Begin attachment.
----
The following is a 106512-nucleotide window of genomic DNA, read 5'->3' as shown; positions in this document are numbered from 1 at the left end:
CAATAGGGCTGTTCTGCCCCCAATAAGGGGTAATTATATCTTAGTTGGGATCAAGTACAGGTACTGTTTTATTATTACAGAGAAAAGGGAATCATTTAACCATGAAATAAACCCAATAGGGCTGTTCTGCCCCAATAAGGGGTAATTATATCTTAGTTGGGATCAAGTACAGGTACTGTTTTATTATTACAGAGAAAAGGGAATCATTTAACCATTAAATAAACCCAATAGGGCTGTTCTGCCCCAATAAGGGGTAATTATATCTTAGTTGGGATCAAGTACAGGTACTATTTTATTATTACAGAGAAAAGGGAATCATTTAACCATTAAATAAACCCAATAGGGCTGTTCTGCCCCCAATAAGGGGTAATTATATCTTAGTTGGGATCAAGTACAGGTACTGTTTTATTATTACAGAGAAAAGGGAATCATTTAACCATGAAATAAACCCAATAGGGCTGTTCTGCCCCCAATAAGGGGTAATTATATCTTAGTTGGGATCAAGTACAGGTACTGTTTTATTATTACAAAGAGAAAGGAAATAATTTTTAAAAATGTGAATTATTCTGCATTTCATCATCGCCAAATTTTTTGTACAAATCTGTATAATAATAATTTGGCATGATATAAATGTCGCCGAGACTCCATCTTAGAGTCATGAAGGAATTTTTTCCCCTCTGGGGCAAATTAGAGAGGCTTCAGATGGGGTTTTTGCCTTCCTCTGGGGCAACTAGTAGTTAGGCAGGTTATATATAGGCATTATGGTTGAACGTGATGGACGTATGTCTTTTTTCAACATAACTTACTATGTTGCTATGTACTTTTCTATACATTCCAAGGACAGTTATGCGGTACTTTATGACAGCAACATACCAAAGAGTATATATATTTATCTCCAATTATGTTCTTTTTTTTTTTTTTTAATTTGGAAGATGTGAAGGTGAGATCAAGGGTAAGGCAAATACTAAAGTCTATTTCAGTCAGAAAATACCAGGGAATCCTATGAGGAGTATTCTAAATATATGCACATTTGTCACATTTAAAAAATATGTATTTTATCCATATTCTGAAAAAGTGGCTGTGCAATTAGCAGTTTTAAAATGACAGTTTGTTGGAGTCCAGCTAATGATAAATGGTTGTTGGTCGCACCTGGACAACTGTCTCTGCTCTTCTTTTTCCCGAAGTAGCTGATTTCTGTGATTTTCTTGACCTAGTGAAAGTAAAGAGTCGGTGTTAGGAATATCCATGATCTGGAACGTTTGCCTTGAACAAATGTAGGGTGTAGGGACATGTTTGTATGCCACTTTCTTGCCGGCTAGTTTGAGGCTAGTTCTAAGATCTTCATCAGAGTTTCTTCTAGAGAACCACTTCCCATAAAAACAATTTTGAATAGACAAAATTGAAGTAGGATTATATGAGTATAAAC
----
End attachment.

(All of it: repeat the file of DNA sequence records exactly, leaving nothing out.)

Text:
The following is a 106512-nucleotide window of genomic DNA, read 5'->3' as shown; positions in this document are numbered from 1 at the left end:
CAATAGGGCTGTTCTGCCCCCAATAAGGGGTAATTATATCTTAGTTGGGATCAAGTACAGGTACTGTTTTATTATTACAGAGAAAAGGGAATCATTTAACCATGAAATAAACCCAATAGGGCTGTTCTGCCCCAATAAGGGGTAATTATATCTTAGTTGGGATCAAGTACAGGTACTGTTTTATTATTACAGAGAAAAGGGAATCATTTAACCATTAAATAAACCCAATAGGGCTGTTCTGCCCCAATAAGGGGTAATTATATCTTAGTTGGGATCAAGTACAGGTACTATTTTATTATTACAGAGAAAAGGGAATCATTTAACCATTAAATAAACCCAATAGGGCTGTTCTGCCCCCAATAAGGGGTAATTATATCTTAGTTGGGATCAAGTACAGGTACTGTTTTATTATTACAGAGAAAAGGGAATCATTTAACCATGAAATAAACCCAATAGGGCTGTTCTGCCCCCAATAAGGGGTAATTATATCTTAGTTGGGATCAAGTACAGGTACTGTTTTATTATTACAAAGAGAAAGGAAATAATTTTTAAAAATGTGAATTATTCTGCATTTCATCATCGCCAAATTTTTTGTACAAATCTGTATAATAATAATTTGGCATGATATAAATGTCGCCGAGACTCCATCTTAGAGTCATGAAGGAATTTTTTCCCCTCTGGGGCAAATTAGAGAGGCTTCAGATGGGGTTTTTGCCTTCCTCTGGGGCAACTAGTAGTTAGGCAGGTTATATATAGGCATTATGGTTGAACGTGATGGACGTATGTCTTTTTTCAACATAACTTACTATGTTGCTATGTACTTTTCTATACATTCCAAGGACAGTTATGCGGTACTTTATGACAGCAACATACCAAAGAGTATATATATTTATCTCCAATTATGTTCTTTTTTTTTTTTTTTAATTTGGAAGATGTGAAGGTGAGATCAAGGGTAAGGCAAATACTAAAGTCTATTTCAGTCAGAAAATACCAGGGAATCCTATGAGGAGTATTCTAAATATATGCACATTTGTCACATTTAAAAAATATGTATTTTATCCATATTCTGAAAAAGTGGCTGTGCAATTAGCAGTTTTAAAATGACAGTTTGTTGGAGTCCAGCTAATGATAAATGGTTGTTGGTCGCACCTGGACAACTGTCTCTGCTCTTCTTTTTCCCGAAGTAGCTGATTTCTGTGATTTTCTTGACCTAGTGAAAGTAAAGAGTCGGTGTTAGGAATATCCATGATCTGGAACGTTTGCCTTGAACAAATGTAGGGTGTAGGGACATGTTTGTATGCCACTTTCTTGCCGGCTAGTTTGAGGCTAGTTCTAAGATCTTCATCAGAGTTTCTTCTAGAGAACCACTTCCCATAAAAACAATTTTGAATAGACAAAATTGAAGTAGGATTATATGAGTATAAAC